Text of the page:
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Growth of Basil (Ocimum basilicum) in DRF, Raft, and Grow Pipes with Effluents of African Catfish (Clarias gariepinus) in Decoupled Aquaponics
Article

Growth of Basil (Ocimum basilicum) in Aeroponics, DRF, and Raft Systems with Effluents of African Catfish (Clarias gariepinus) in Decoupled Aquaponics (s.s.)

1
Department of Aquaculture and Sea-Ranching, Faculty of Agricultural and Environmental Science, University of Rostock, D-18059 Rostock, Germany
2
French Associates Institute for Agriculture and Biotechnology of Drylands, Jacob Blaustein Institutes for Desert Research, Sede Boqer Campus, Ben-Gurion University of the Negev, Midreshet Ben-Gurion, Beersheba 8499000, Israel
*
Author to whom correspondence should be addressed.
These authors contributed equally to this work.
Academic Editor: Eugenio Cavallo
Received: 5 June 2021 / Revised: 8 July 2021 / Accepted: 12 July 2021 / Published: 15 July 2021
(This article belongs to the Special Issue Aquaponics: Advancing Food Production Systems for the World)
Basil (Ocimum basilicum) was cultivated in three hydroponic subsystems (i) a modified commercial aeroponics, (ii) a dynamic root floating (DRF) system, and (iii) a floating raft system in a decoupled aquaponic system in Northern Germany, Mecklenburg–Western Pomerania. For plant nutrition, aquaculture process water from intensive rearing of African catfish (Clarias gariepinus) was used without fertilizer. After 39 days, 16 plant growth parameters were compared, with aeroponics performing significantly better in 11 parameters compared with the DRF, and better compared with the raft in 13 parameters. The economically important leaf wet and dry weight was over 40% higher in aeroponics (28.53 ± 8.74 g; 4.26 ± 1.23 g), but similar in the DRF (20.19 ± 6.57 g; 2.83 ± 0.90 g) and raft (20.35 ± 7.14 g; 2.84 ± 1.04 g). The roots in the DRF grew shorter and thicker; however, this resulted in a higher root dry weight in aeroponics (1.08 ± 0.38 g) compared with the DRF (0.82 ± 0.36 g) and raft (0.67 ± 0.27 g). With optimal fertilizer and system improvement, aquaponic aeroponics (s.s.) could become a productive and sustainable large-scale food production system in the future. Due to its simple construction, the raft is ideal for domestic or semi-commercial use and can be used in areas where water is neither scarce nor expensive. The DRF system is particularly suitable for basil cultivation under hot tropical conditions. View Full-Text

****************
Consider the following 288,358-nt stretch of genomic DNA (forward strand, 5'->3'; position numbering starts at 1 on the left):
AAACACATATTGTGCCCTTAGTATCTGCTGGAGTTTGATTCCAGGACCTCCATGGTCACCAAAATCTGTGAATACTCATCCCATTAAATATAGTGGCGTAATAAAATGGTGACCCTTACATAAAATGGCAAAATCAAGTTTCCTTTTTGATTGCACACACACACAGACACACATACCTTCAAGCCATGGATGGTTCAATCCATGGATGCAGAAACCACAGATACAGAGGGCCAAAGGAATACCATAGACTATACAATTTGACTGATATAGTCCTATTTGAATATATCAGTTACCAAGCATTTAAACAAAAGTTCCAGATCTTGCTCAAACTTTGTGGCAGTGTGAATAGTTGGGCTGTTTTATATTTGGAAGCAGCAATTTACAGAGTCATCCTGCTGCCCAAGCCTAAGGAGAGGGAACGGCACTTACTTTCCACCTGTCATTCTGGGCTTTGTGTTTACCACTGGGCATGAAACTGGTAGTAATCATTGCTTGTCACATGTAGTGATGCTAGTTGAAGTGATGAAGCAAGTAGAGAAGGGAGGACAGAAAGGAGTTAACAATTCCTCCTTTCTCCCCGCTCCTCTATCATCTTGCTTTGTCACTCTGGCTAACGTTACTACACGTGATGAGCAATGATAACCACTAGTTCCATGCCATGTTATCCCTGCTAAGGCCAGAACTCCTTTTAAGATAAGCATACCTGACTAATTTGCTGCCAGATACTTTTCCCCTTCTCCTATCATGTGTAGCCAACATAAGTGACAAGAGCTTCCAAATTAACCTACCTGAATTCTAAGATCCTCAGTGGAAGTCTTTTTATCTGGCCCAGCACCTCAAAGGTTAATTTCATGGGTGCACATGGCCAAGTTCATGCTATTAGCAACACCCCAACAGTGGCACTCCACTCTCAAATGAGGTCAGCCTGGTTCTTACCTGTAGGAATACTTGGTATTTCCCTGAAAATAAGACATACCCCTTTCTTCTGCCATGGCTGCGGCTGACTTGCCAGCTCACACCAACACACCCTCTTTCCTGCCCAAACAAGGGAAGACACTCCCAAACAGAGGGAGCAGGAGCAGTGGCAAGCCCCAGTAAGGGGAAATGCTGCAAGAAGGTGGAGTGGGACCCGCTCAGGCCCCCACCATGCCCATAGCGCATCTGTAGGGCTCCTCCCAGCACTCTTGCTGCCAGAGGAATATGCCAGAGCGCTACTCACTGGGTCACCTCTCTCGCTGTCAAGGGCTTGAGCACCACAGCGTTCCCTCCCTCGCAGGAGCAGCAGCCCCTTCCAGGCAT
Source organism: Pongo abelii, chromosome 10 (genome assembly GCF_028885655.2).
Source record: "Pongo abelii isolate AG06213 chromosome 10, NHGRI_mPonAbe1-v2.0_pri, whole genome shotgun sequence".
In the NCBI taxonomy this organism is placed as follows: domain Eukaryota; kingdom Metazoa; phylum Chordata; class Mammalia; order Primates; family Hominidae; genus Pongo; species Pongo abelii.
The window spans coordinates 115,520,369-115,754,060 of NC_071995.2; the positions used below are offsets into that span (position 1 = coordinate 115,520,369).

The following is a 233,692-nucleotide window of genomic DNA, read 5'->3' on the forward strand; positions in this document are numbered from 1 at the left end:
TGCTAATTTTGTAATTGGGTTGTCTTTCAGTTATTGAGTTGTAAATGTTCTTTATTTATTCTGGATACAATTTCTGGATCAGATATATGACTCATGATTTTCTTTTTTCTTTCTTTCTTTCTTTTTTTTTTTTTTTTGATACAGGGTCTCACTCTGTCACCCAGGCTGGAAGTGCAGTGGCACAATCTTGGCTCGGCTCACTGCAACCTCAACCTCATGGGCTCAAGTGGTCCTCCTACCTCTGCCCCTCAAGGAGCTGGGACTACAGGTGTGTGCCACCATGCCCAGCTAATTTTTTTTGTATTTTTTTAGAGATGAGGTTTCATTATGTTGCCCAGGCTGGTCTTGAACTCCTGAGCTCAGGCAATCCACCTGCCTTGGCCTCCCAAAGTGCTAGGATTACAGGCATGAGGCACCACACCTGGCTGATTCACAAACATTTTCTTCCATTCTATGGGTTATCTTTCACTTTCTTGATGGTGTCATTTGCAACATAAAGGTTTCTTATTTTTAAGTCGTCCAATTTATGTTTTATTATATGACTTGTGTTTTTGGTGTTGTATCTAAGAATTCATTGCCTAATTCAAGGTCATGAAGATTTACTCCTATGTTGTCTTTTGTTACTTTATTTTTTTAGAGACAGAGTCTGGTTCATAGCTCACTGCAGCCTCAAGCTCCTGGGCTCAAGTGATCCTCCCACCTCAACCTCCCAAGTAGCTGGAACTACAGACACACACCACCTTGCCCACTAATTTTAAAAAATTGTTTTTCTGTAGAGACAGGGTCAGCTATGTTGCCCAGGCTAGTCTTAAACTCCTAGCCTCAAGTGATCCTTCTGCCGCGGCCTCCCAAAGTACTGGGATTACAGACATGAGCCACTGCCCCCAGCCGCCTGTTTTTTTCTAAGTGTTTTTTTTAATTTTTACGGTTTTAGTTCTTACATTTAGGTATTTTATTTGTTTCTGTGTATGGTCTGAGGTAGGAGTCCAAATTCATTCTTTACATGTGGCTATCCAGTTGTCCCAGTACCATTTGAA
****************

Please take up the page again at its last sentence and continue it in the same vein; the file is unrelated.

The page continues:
Keywords: basil; African catfish; dynamic root floating technique (DRF); floating raft; deep flow technique (DFT); aeroponics; aquaponics; hydroponics basil; African catfish; dynamic root floating technique (DRF); floating raft; deep flow technique (DFT); aeroponics; aquaponics; hydroponics
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MDPI and ACS Style

Pasch, J.; Appelbaum, S.; Palm, H.W.; Knaus, U. Growth of Basil (Ocimum basilicum) in Aeroponics, DRF, and Raft Systems with Effluents of African Catfish (Clarias gariepinus) in Decoupled Aquaponics (s.s.). AgriEngineering 2021, 3, 559-574. https://0-doi-org.brum.beds.ac.uk/10.3390/agriengineering3030036

AMA Style

Pasch J, Appelbaum S, Palm HW, Knaus U. Growth of Basil (Ocimum basilicum) in Aeroponics, DRF, and Raft Systems with Effluents of African Catfish (Clarias gariepinus) in Decoupled Aquaponics (s.s.). AgriEngineering. 2021; 3(3):559-574. https://0-doi-org.brum.beds.ac.uk/10.3390/agriengineering3030036

Chicago/Turabian Style

Pasch, Johannes, Samuel Appelbaum, Harry W. Palm, and Ulrich Knaus. 2021. "Growth of Basil (Ocimum basilicum) in Aeroponics, DRF, and Raft Systems with Effluents of African Catfish (Clarias gariepinus) in Decoupled Aquaponics (s.s.)" AgriEngineering 3, no. 3: 559-574. https://0-doi-org.brum.beds.ac.uk/10.3390/agriengineering3030036

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